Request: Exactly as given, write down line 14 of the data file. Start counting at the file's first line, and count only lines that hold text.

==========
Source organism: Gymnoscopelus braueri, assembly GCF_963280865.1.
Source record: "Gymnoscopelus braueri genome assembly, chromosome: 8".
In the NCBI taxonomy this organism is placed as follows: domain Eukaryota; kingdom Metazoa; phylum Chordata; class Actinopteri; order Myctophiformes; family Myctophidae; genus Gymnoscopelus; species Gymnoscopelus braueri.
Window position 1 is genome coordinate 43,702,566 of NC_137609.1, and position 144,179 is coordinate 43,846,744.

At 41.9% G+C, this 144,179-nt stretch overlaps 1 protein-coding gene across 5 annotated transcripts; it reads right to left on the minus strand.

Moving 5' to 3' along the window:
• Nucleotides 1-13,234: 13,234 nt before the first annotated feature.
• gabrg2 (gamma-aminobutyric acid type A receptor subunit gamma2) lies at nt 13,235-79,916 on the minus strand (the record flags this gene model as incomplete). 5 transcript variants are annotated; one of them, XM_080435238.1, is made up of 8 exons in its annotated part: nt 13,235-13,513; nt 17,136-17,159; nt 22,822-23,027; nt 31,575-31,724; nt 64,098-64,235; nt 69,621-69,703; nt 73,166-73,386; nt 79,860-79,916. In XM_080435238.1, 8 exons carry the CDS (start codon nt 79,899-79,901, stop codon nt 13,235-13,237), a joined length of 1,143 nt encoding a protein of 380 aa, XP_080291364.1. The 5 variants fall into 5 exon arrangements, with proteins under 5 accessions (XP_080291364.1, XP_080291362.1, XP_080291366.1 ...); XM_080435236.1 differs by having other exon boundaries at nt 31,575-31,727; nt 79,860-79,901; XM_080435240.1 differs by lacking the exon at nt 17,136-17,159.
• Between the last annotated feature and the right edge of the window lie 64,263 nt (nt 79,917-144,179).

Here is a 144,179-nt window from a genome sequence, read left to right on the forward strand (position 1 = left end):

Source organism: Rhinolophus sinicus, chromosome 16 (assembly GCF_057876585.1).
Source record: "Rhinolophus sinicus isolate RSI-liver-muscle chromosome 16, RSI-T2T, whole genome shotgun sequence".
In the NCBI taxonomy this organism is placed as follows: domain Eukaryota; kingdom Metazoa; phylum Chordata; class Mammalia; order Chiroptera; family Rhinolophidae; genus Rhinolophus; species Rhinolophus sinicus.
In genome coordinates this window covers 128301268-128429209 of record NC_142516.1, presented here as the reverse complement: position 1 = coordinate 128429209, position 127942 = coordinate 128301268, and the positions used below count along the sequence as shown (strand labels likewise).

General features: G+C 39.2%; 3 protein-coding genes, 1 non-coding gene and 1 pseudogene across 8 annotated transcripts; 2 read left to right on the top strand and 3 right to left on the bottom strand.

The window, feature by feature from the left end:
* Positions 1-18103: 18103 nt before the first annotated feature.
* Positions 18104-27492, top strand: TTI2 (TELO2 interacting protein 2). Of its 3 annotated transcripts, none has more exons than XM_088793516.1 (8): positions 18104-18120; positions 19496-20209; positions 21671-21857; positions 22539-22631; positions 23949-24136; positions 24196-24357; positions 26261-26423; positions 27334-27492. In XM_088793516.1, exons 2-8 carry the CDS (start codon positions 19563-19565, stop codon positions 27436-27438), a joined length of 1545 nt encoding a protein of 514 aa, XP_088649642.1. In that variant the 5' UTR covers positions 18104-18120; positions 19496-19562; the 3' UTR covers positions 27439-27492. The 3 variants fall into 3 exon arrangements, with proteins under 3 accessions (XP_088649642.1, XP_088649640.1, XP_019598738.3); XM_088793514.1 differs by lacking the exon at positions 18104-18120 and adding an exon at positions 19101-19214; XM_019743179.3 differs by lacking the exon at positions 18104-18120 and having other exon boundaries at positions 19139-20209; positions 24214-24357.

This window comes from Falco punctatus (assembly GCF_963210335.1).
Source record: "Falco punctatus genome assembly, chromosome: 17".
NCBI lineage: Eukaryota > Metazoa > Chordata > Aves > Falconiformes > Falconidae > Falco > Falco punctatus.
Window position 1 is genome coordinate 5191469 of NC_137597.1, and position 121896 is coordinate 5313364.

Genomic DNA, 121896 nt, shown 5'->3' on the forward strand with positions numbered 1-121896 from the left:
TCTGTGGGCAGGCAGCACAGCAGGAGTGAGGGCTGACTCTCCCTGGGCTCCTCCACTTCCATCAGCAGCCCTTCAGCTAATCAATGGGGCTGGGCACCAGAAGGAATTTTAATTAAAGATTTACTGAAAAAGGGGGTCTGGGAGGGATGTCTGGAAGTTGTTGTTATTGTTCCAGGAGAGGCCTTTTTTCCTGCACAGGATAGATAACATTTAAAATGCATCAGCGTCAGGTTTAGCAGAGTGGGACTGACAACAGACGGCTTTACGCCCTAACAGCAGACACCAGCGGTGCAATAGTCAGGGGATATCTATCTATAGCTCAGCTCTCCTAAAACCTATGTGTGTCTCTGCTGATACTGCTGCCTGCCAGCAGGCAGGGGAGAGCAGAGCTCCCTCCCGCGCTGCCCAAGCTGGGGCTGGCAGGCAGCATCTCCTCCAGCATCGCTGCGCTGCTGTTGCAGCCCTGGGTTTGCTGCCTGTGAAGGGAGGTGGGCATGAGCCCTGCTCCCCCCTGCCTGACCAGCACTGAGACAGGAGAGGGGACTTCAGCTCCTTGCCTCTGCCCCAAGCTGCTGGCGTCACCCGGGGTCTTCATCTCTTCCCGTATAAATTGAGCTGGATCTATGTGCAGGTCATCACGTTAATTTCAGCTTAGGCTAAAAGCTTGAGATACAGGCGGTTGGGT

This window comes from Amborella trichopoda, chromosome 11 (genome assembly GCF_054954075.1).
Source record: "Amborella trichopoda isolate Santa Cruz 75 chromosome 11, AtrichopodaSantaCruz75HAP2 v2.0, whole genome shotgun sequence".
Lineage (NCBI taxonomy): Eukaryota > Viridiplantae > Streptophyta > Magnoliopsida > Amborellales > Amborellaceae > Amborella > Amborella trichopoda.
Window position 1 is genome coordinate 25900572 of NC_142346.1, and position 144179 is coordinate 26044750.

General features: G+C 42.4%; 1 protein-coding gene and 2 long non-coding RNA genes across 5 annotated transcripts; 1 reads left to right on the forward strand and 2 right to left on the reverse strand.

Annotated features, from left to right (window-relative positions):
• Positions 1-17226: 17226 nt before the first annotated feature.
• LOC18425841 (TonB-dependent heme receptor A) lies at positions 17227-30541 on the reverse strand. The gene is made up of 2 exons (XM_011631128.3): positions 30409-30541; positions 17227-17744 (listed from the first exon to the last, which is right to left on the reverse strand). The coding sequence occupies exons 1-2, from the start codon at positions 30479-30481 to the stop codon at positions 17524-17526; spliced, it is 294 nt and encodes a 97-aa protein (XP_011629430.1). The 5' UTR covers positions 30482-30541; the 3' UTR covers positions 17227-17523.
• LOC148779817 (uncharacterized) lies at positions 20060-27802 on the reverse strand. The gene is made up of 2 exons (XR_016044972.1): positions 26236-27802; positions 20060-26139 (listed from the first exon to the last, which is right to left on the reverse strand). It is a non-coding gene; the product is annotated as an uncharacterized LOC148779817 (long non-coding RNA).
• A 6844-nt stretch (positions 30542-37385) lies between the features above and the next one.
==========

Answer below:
In genome coordinates this window covers 128301268-128429209 of record NC_142516.1, presented here as the reverse complement: position 1 = coordinate 128429209, position 127942 = coordinate 128301268, and the positions used below count along the sequence as shown (strand labels likewise).